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On Sunday, October 22, 1939, C.S. Lewis preached a sermon in the Church of St. Mary the Virgin called “Learning in War-Time.”

“How can we continue to take an interest in these placid occupations when the lives of our friends and the liberties of Europe are in the balance?” he asked. “Is it not like fiddling while Rome burns?”

Before he answered, Lewis added a side note: Christians must realize that we face a question — the reality of heaven and hell — that makes the questions of war relatively unimportant. We must ask “how it is right, or even psychologically possible, for creatures who are every moment advancing either to heaven or to hell, to spend any fraction of the little time allowed them in this world on such comparative trivialities as literature or art, mathematics or biology. If human culture can stand up to that, it can stand up to anything.” We live everyday under the shadow of eternal issues, and not just in a time of crisis. “Human culture has always had to exist under the shadow of something infinitely more important than itself.”

We live everyday under the shadow of eternal issues, and not just in a time of crisis.

Life is never completely normal. A time of crisis only aggravates what is always true. If we postponed our quest for knowledge and beauty in a time of difficulty, we never would have begun.

But then Lewis answered the question. “Neither conversion nor enlistment in the army is really going to obliterate our human life,” he said. Christians and solders are still men … You are not, in fact, going to read nothing, either in the Church or in the line: if you don’t read good books you will read bad ones. If you don’t go on thinking rationally, you will think irrationally. If you reject aesthetic satisfactions you will fall into sensual satisfactions.”

The war is a finite object, he continued, and it will therefore never command our full attention. In any case, we couldn’t suspend our normal human activities even if we wanted to do so. As much as possible, we must fulfill our own vocations. “A mole must dig to the glory of God and a cock must crow.” And we too must do our own part.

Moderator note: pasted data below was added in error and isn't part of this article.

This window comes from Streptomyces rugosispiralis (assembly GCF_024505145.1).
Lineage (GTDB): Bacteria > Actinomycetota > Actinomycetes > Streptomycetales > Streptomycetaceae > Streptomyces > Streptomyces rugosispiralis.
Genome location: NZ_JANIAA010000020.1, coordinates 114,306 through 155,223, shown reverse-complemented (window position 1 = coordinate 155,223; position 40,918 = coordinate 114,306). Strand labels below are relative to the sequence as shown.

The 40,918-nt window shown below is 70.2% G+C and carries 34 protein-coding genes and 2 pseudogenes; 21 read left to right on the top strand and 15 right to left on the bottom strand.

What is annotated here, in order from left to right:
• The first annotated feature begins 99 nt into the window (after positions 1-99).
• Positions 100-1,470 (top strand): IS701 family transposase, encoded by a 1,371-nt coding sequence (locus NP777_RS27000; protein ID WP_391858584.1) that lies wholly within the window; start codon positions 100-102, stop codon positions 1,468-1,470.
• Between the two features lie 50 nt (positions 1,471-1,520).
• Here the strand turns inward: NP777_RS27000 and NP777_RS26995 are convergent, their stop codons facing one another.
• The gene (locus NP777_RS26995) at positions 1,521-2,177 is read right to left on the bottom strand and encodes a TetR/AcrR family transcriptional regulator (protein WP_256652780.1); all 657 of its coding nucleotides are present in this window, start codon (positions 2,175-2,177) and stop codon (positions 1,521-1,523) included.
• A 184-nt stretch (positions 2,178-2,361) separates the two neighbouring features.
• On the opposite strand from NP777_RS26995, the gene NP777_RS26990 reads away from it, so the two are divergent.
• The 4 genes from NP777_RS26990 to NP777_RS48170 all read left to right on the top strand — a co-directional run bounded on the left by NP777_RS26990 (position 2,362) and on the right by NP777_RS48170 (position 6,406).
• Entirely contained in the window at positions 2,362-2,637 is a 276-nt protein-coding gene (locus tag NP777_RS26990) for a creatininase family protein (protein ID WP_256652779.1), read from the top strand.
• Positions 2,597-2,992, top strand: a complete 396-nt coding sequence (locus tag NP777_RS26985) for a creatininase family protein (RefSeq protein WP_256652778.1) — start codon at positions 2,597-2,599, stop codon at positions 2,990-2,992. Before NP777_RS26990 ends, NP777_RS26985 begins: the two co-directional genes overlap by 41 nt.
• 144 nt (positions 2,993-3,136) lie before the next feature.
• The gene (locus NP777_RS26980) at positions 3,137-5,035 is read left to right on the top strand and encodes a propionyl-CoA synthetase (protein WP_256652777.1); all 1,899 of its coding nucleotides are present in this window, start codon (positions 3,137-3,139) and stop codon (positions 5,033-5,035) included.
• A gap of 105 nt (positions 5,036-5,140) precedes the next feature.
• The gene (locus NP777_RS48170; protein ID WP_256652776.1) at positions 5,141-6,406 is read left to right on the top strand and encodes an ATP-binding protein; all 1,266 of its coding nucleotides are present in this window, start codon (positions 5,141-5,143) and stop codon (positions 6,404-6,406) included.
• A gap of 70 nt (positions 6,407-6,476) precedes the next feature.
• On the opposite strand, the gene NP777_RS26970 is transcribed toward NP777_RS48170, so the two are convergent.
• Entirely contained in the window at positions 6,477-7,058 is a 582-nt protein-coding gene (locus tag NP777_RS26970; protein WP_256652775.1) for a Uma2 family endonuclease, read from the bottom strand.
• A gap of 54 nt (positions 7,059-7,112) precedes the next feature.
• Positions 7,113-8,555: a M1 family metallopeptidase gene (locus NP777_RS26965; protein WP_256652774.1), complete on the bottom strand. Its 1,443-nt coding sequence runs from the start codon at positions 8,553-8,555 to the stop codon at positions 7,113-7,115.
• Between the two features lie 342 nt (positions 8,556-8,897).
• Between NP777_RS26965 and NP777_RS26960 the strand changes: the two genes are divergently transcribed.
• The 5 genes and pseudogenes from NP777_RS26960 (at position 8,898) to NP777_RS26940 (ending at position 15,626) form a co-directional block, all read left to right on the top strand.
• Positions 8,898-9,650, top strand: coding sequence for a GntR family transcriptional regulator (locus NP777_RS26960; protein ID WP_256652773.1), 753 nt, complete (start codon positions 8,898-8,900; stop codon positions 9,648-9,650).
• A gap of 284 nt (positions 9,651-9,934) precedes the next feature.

“To be ignorant and simple now — not to be able to meet the enemies on their own ground — would be to throw down our weapons, and the betray our uneducated brethren who have, under God, no defense but us against the intellectual attacks of the heathen,” he preached.

We must know the past in order to speak into the present. The learned life is a duty, even in a time of crisis. “Do not let your nerves and emotions lead you into thinking your present predicament more abnormal than it really is.” We’ve always faced rivals to our work, so we must stay at it.

After all, Lewis concluded, crisis reminds us that we were made for more. “If we had foolish un-Christian hopes about human culture, they are now shattered. If we thought we were building up a heaven on earth, if we looked for something that would turn the present world from a place of pilgrimage into a permanent city satisfying the soul of man, we are disillusioned, and not a moment too soon.”

Lessons from Lewis

I appreciate these reminders from Lewis:

We’re always living on the precipice. Always. Lewis reminds us that our current crisis isn’t that unusual. A war or pandemic doesn’t change that. It only accentuates what’s always true

The eternal questions still matter. We face questions about what to do or not do in the immediate crisis, but these don’t supplant the questions that matter most now and always, questions of eternal life.

Don’t let the crisis demand all of your attention. The current crisis is finite. Because of this, It can’t consume all of our attention. Let’s make sure we talk and think about infinite objects that are worthy of our attention at least as much as we do the virus.

Fulfill your vocation. Whatever God has given you to do, do in this current crisis. Your work still matters. Let’s not concede ground by neglecting our work if we have any way to continue it.

How can we learn theology, preach, parent, sweep, read books, and balance accounts in a time of crisis? How could we not? Keep at it. Our vocations are too important to pause, unless absolutely necessary, even — especially — in a time of crisis.

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